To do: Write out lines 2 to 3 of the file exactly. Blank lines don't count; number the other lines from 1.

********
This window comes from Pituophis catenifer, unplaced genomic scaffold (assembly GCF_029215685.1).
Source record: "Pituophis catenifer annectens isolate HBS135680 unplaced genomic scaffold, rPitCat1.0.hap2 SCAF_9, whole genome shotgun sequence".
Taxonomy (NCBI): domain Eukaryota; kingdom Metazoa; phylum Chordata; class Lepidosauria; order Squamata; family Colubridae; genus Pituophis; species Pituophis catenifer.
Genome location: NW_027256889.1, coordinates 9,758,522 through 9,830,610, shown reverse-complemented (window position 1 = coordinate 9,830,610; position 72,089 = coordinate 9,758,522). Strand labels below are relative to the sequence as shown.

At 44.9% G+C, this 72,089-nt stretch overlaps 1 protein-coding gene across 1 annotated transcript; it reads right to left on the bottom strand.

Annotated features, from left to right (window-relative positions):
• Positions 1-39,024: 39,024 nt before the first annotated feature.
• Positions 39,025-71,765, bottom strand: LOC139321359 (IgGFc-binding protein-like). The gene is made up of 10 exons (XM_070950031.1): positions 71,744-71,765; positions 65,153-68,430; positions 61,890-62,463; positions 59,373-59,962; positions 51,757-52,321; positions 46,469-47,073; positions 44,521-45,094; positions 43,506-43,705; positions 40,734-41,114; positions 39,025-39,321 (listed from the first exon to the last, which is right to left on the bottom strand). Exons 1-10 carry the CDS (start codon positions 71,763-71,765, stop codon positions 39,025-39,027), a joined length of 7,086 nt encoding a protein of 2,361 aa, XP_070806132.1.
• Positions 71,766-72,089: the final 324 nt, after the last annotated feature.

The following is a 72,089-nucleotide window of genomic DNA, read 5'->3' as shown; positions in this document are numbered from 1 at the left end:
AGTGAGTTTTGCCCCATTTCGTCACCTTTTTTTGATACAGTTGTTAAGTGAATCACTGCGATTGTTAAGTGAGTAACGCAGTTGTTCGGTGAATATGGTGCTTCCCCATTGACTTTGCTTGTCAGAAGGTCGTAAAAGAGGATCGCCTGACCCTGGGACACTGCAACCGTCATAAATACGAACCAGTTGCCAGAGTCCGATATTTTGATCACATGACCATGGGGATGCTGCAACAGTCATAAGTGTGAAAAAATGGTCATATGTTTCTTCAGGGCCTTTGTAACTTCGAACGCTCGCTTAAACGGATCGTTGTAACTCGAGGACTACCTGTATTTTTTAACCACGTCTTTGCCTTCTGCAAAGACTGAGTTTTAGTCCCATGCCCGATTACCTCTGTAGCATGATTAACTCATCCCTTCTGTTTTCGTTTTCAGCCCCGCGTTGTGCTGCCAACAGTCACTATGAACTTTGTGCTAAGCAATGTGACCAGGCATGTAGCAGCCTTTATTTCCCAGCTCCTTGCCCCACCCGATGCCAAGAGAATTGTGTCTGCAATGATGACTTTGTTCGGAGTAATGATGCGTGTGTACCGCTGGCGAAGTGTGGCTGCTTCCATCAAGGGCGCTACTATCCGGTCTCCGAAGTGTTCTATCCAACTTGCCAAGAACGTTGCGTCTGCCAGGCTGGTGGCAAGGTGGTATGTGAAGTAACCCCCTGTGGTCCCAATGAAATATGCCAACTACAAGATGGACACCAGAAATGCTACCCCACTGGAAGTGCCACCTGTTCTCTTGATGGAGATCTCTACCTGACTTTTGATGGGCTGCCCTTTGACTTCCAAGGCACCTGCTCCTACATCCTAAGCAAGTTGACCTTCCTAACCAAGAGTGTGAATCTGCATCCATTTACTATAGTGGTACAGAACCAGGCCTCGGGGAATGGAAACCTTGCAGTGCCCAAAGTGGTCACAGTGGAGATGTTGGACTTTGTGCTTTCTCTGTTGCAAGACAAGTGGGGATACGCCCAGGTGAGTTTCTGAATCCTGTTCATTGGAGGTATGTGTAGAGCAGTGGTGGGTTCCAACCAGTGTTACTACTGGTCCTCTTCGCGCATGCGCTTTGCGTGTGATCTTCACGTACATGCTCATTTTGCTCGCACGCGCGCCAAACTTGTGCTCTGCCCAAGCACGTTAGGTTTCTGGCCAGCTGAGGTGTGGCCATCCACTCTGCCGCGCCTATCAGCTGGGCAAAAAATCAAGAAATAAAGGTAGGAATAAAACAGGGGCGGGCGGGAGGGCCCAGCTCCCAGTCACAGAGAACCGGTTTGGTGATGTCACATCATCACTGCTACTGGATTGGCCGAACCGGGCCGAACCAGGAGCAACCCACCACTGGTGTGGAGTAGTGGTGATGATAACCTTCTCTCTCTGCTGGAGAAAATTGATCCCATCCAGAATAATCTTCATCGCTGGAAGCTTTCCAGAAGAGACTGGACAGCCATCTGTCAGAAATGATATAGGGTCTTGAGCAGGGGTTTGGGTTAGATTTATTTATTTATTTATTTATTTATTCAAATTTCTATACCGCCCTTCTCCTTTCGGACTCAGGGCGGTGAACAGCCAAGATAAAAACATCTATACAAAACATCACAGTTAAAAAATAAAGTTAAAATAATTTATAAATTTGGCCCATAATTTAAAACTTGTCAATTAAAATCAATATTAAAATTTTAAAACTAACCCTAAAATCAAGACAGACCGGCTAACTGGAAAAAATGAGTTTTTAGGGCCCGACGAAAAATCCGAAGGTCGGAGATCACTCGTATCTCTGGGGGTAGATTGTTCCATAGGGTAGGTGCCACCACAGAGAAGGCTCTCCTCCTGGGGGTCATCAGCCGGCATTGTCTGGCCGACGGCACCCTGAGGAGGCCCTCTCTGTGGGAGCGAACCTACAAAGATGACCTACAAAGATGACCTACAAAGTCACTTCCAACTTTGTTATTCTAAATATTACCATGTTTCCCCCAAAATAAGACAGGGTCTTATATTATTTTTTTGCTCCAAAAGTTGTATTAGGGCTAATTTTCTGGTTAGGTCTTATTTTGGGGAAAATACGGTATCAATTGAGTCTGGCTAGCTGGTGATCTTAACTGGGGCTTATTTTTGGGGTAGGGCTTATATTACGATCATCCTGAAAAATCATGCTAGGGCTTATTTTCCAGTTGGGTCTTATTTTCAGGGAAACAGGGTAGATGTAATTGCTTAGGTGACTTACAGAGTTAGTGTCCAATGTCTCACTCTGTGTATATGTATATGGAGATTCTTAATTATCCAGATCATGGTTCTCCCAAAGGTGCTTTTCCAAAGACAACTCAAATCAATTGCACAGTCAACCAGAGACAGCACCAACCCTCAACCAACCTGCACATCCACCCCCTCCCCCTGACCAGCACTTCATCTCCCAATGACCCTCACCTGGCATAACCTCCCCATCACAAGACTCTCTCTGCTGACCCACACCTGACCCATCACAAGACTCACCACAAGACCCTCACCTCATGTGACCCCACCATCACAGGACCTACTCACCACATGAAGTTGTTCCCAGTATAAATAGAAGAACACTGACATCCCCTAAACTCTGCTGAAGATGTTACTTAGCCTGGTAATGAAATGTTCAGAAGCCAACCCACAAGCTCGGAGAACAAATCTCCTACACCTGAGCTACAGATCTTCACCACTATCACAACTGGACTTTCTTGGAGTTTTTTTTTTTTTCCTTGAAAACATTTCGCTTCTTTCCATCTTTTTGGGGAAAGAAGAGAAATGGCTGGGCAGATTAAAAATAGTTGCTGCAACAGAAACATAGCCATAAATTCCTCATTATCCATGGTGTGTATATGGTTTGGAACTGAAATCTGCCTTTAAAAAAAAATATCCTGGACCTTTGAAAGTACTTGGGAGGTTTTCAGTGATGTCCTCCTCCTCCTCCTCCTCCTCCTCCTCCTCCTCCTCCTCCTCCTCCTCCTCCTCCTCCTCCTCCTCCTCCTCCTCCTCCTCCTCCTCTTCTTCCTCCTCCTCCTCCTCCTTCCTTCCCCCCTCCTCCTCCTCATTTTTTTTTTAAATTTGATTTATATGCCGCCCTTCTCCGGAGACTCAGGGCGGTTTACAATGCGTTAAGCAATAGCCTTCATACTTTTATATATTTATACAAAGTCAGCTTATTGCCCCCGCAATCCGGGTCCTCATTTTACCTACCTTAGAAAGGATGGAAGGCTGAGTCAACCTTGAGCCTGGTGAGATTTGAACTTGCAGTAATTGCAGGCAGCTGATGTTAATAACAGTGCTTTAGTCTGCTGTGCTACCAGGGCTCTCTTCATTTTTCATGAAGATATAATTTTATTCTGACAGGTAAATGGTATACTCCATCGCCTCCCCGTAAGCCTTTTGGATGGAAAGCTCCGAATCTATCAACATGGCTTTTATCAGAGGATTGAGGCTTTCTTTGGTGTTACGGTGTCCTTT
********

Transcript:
Source record: "Pituophis catenifer annectens isolate HBS135680 unplaced genomic scaffold, rPitCat1.0.hap2 SCAF_9, whole genome shotgun sequence".
Taxonomy (NCBI): domain Eukaryota; kingdom Metazoa; phylum Chordata; class Lepidosauria; order Squamata; family Colubridae; genus Pituophis; species Pituophis catenifer.